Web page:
Unlike the first-generation immigrants, their children are in a process to create new societal roles for themselves at the intellectual, social and political level. Imposing new paradigm working their ways of integrating Europe sociocultural stance
By Abdennour Toumi
Mayor-elect Sadiq Khan’s victory in the London mayoral elections was read as a successful story across the Arab and Muslim world media. Mr. Khan is the second elected Muslim mayor in a major European city. The first to hold a similar position is Mayor Aboutaleb, the current mayor of Rotterdam, Netherlands, a maritime city and the second largest harbor in Europe. Mr. Aboutaleb and Mr. Khan are the first Muslim immigrants to hold such prestigious and influential political and economic positions.
Mr. Khan was born to an immigrant family from Pakistan. His father was a bus driver, and his mother worked from home at a sewing machine while taking care of their eight children. Unlike Mayor-elect Khan, Mayor Ahmed Aboutaleb was born in Morocco. After the passing of his grandfather, the teenager Ahmed left Morocco with his mother and five siblings at the age of 15 to join his father in Holland. A former Imam of his village, he worked as a maintenance agent. In 1987 Mr. Aboutaleb earned a degree in electronic engineering and eventually became a liberal politician in the Dutch Labor party.
The Khan family lived in a social housing project in south London in a three bedroom house where Khan junior shared a room with one of his brothers. Later Mr. Khan attended Ernest Bevin College, a rough school that earned its students the nickname “Bevins’ boys”, a term widely used among locals to denote the immigrant children’s misbehavior. This was a scenario similar to the Parisian banlieue’s rough department, Seine st. Denis or known politically incorrect as le neuf-trois (93).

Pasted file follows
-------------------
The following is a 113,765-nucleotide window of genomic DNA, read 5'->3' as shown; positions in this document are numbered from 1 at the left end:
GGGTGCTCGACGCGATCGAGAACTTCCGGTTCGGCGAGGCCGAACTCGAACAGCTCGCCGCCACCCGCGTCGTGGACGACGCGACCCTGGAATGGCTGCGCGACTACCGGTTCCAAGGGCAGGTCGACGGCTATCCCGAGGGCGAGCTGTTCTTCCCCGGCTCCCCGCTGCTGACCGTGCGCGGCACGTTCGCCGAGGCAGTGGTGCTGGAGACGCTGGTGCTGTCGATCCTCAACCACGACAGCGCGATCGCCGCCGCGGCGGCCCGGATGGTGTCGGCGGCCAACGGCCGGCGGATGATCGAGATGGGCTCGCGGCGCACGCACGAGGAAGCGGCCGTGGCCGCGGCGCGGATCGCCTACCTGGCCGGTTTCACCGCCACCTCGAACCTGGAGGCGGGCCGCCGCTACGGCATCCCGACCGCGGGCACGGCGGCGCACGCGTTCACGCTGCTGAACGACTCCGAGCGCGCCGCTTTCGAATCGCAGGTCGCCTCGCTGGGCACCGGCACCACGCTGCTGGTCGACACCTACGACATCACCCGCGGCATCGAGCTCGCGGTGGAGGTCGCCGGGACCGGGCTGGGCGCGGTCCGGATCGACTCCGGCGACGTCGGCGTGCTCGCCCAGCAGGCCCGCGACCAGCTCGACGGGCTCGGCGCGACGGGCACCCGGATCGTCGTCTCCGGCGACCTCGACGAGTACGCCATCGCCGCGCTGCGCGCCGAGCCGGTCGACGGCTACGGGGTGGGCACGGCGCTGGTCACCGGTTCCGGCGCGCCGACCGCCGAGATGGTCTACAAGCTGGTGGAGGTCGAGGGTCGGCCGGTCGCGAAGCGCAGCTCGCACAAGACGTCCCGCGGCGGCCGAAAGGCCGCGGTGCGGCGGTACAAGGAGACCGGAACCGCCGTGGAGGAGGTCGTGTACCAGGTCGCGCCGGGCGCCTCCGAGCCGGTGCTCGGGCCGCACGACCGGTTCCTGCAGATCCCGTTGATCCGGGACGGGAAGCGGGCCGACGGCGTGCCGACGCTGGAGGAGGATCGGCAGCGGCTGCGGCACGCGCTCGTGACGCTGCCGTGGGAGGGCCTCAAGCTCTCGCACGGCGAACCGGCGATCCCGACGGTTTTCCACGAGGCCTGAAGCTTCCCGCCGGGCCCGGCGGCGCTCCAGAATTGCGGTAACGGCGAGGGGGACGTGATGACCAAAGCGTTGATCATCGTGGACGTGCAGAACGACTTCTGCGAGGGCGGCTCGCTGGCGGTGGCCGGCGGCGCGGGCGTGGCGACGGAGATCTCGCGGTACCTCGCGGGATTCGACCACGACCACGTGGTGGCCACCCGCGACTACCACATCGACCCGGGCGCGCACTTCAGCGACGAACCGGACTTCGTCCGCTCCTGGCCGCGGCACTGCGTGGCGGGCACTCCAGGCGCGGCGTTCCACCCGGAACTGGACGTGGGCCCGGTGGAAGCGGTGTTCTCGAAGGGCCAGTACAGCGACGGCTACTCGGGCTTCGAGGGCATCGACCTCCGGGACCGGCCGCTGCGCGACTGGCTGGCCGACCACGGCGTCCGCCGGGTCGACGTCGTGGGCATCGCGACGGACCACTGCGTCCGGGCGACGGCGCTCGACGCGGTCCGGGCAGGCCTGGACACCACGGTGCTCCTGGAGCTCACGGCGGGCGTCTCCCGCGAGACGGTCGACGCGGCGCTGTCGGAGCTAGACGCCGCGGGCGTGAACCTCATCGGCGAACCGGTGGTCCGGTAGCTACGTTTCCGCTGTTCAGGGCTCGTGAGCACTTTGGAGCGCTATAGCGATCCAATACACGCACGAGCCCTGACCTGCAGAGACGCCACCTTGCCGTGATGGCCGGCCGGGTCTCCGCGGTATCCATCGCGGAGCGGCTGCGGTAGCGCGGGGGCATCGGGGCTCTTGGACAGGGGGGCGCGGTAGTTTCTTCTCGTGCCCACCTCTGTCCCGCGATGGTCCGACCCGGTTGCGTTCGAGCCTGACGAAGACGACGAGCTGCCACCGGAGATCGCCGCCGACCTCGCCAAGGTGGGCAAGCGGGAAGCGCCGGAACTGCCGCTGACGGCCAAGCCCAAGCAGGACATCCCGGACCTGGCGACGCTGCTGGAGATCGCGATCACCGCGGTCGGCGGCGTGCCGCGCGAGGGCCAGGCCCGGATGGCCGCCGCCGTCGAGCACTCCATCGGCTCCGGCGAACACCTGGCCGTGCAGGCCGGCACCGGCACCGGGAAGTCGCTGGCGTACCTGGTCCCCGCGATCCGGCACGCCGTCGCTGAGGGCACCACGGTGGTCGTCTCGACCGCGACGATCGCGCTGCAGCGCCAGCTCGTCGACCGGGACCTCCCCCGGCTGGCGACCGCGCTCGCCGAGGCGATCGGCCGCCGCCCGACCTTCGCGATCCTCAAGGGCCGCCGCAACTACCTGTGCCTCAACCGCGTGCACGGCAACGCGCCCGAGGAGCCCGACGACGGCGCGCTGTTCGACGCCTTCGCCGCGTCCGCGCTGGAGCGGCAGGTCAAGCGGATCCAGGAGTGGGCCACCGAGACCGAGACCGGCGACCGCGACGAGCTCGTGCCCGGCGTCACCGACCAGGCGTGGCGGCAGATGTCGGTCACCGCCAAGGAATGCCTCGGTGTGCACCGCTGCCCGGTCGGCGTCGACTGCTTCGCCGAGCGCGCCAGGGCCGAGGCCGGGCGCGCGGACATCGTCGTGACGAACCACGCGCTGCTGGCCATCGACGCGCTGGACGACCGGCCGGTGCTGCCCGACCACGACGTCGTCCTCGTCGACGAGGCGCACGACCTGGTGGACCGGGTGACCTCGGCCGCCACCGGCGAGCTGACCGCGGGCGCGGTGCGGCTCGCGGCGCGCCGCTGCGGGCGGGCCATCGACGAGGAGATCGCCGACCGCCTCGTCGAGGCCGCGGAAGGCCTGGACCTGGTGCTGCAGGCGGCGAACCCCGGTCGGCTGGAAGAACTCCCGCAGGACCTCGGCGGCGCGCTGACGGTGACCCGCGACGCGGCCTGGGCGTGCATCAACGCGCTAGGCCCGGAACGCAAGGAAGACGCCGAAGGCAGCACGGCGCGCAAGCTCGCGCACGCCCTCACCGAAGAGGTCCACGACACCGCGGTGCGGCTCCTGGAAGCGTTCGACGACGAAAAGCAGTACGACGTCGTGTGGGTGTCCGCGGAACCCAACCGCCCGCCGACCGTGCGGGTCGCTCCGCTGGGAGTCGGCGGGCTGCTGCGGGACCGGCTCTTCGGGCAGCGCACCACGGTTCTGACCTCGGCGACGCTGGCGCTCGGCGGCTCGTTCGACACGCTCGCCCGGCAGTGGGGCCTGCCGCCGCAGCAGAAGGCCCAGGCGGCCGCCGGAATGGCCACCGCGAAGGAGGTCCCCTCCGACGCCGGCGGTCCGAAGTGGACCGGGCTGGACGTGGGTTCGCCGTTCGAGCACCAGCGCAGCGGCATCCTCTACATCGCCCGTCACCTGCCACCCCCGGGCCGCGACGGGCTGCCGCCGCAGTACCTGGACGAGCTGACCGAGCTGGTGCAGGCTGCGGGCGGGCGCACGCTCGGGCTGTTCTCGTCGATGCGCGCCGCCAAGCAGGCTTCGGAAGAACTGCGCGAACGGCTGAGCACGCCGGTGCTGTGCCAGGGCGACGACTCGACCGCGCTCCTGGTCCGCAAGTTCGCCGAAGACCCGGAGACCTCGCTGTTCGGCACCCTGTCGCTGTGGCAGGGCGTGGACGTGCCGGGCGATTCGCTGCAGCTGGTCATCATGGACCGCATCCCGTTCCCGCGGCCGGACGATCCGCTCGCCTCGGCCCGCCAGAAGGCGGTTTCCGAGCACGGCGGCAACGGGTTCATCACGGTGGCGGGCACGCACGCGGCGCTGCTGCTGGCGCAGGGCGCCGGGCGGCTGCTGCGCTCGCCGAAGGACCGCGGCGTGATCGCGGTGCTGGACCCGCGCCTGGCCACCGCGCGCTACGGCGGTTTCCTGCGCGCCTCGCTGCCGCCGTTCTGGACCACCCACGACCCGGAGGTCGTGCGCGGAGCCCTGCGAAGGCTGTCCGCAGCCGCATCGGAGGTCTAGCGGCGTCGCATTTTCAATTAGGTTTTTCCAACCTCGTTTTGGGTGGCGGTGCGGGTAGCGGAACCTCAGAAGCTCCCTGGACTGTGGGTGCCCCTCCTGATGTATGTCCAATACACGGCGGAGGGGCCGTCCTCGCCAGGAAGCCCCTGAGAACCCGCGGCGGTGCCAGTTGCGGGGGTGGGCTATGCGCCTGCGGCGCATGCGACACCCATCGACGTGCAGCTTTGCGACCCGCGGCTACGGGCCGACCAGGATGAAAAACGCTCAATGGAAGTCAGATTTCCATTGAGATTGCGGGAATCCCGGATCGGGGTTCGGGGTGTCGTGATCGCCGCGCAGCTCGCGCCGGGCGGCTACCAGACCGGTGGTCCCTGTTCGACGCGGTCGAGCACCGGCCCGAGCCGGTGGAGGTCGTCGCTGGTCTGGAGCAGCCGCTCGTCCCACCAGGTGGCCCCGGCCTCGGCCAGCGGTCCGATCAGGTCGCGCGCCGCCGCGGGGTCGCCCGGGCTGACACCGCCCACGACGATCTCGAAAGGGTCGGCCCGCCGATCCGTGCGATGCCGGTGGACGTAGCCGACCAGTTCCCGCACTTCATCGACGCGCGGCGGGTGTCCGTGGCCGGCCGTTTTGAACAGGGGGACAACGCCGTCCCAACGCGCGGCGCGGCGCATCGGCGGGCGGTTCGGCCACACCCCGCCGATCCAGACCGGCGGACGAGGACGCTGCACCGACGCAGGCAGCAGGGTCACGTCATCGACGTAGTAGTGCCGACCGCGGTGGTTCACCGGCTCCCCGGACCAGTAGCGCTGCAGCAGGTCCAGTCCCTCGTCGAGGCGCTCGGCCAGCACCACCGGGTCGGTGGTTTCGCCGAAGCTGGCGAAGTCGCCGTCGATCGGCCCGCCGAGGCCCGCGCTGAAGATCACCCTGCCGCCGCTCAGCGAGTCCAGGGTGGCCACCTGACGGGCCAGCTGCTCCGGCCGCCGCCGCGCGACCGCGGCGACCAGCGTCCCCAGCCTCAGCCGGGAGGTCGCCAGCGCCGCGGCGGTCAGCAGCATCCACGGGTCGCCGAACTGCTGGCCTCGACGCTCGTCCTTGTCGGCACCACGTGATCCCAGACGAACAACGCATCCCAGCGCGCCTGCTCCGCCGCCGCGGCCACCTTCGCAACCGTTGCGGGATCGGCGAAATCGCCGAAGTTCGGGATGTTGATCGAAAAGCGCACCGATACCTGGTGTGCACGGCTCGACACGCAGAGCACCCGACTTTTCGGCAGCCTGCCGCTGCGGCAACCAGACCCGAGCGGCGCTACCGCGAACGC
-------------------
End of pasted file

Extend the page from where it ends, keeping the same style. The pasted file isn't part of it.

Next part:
Mayor-elect Khan was aware of the power of politics at an early age when he realized his mother was exploited by her employer due to lack of social protection by the law. So Mr. Khan joined the socialist Labor party when he was 15, and his early political awareness pushed him to become a civil rights activist.
He graduated from the University of North London Law School at the age of 27. He then worked his way up to become one of London’s leading Human Rights lawyers, taking on several controversial cases including winning compensation for minorities.
He entered the House of Commons as MP, when London was still reeling from the devastation of the July 7th public transport bombings. Mr. Khan became the face of young muslims and their voice, a role he fearlessly embraced despite the general atmosphere of Islamophobia and racism.
Like Mayor Aboutaleb in Rotterdam, upon the assassination of the controversial film-maker Theo Van Gogh by a Moroccan-born Dutchman in 2004, both men faced intense public reaction to violence and increased anti-Muslim sentiment.
Geert Wilders, who leads a far-right party in the Netherlands, has taken anti-immigrant sentiment to the extreme going so far as to say that Moroccans should leave the country. “The Dutch constitution, but also the Dutch society, is constructed on a very, very basic intrinsic value, and that is tolerance and acceptance,” Mr. Aboutaleb said.
When Gordon Brown became Prime Minister in 2007, Mr. Khan got his first ministerial post as Communities Minister, the first Muslim ever to be in the British high cabinet. However, what if Khan and Aboutaleb were born or grew up in France? Dealing with racism, discrimination and clichés in the land of fraternity, equality and liberty might have provided a very different scenario.
In this instance one could think of Ms. Rachida Dati, a daughter of a Moroccan immigrant became mayor of the chic 7ème arrondissement in Paris and European MP hoping to become a Mayor of Paris. She would have to hide her religious caché from the party’s plutocrats, as well as the arrogant media and the twenty arrondissements’ judgmental white voters. If this comes true, she has to get along with the Parisians’ intelligentsia and elite as well.